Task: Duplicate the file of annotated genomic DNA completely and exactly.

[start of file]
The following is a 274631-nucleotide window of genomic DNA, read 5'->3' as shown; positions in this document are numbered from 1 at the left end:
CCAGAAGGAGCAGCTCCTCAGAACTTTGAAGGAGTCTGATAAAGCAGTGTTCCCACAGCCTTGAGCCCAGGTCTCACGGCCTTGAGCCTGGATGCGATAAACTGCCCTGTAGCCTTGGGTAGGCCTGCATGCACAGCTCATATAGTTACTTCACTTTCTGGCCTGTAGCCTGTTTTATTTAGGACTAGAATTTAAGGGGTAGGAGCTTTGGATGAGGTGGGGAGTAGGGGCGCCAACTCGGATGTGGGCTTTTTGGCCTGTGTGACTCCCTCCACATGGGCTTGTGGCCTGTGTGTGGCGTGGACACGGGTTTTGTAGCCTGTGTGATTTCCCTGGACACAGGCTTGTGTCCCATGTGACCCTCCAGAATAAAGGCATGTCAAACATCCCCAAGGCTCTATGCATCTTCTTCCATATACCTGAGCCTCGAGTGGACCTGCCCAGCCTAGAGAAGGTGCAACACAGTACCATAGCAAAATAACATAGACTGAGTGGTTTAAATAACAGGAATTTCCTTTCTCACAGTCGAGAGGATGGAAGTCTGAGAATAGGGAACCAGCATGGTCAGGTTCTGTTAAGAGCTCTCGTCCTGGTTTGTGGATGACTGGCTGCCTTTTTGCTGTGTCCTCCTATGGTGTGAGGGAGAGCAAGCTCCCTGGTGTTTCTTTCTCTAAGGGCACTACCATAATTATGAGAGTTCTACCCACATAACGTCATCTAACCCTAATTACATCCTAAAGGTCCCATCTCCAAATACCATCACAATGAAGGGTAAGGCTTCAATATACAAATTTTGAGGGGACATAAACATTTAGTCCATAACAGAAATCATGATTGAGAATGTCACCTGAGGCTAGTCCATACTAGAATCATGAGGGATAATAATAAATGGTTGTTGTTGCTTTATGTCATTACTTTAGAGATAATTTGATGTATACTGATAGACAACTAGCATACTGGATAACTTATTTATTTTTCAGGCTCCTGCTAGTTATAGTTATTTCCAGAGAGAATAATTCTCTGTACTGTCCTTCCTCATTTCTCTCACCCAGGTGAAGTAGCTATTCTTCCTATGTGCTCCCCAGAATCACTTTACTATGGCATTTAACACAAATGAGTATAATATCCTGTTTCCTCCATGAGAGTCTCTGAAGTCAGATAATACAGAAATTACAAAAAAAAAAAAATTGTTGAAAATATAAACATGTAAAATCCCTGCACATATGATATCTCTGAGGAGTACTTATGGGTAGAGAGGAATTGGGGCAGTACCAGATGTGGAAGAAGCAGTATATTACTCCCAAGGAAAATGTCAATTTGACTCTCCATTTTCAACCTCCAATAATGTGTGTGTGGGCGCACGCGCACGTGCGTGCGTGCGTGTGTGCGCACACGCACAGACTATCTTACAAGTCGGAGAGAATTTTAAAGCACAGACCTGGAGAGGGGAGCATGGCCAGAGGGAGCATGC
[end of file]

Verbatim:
The following is a 274631-nucleotide window of genomic DNA, read 5'->3' as shown; positions in this document are numbered from 1 at the left end:
CCAGAAGGAGCAGCTCCTCAGAACTTTGAAGGAGTCTGATAAAGCAGTGTTCCCACAGCCTTGAGCCCAGGTCTCACGGCCTTGAGCCTGGATGCGATAAACTGCCCTGTAGCCTTGGGTAGGCCTGCATGCACAGCTCATATAGTTACTTCACTTTCTGGCCTGTAGCCTGTTTTATTTAGGACTAGAATTTAAGGGGTAGGAGCTTTGGATGAGGTGGGGAGTAGGGGCGCCAACTCGGATGTGGGCTTTTTGGCCTGTGTGACTCCCTCCACATGGGCTTGTGGCCTGTGTGTGGCGTGGACACGGGTTTTGTAGCCTGTGTGATTTCCCTGGACACAGGCTTGTGTCCCATGTGACCCTCCAGAATAAAGGCATGTCAAACATCCCCAAGGCTCTATGCATCTTCTTCCATATACCTGAGCCTCGAGTGGACCTGCCCAGCCTAGAGAAGGTGCAACACAGTACCATAGCAAAATAACATAGACTGAGTGGTTTAAATAACAGGAATTTCCTTTCTCACAGTCGAGAGGATGGAAGTCTGAGAATAGGGAACCAGCATGGTCAGGTTCTGTTAAGAGCTCTCGTCCTGGTTTGTGGATGACTGGCTGCCTTTTTGCTGTGTCCTCCTATGGTGTGAGGGAGAGCAAGCTCCCTGGTGTTTCTTTCTCTAAGGGCACTACCATAATTATGAGAGTTCTACCCACATAACGTCATCTAACCCTAATTACATCCTAAAGGTCCCATCTCCAAATACCATCACAATGAAGGGTAAGGCTTCAATATACAAATTTTGAGGGGACATAAACATTTAGTCCATAACAGAAATCATGATTGAGAATGTCACCTGAGGCTAGTCCATACTAGAATCATGAGGGATAATAATAAATGGTTGTTGTTGCTTTATGTCATTACTTTAGAGATAATTTGATGTATACTGATAGACAACTAGCATACTGGATAACTTATTTATTTTTCAGGCTCCTGCTAGTTATAGTTATTTCCAGAGAGAATAATTCTCTGTACTGTCCTTCCTCATTTCTCTCACCCAGGTGAAGTAGCTATTCTTCCTATGTGCTCCCCAGAATCACTTTACTATGGCATTTAACACAAATGAGTATAATATCCTGTTTCCTCCATGAGAGTCTCTGAAGTCAGATAATACAGAAATTACAAAAAAAAAAAAATTGTTGAAAATATAAACATGTAAAATCCCTGCACATATGATATCTCTGAGGAGTACTTATGGGTAGAGAGGAATTGGGGCAGTACCAGATGTGGAAGAAGCAGTATATTACTCCCAAGGAAAATGTCAATTTGACTCTCCATTTTCAACCTCCAATAATGTGTGTGTGGGCGCACGCGCACGTGCGTGCGTGCGTGTGTGCGCACACGCACAGACTATCTTACAAGTCGGAGAGAATTTTAAAGCACAGACCTGGAGAGGGGAGCATGGCCAGAGGGAGCATGC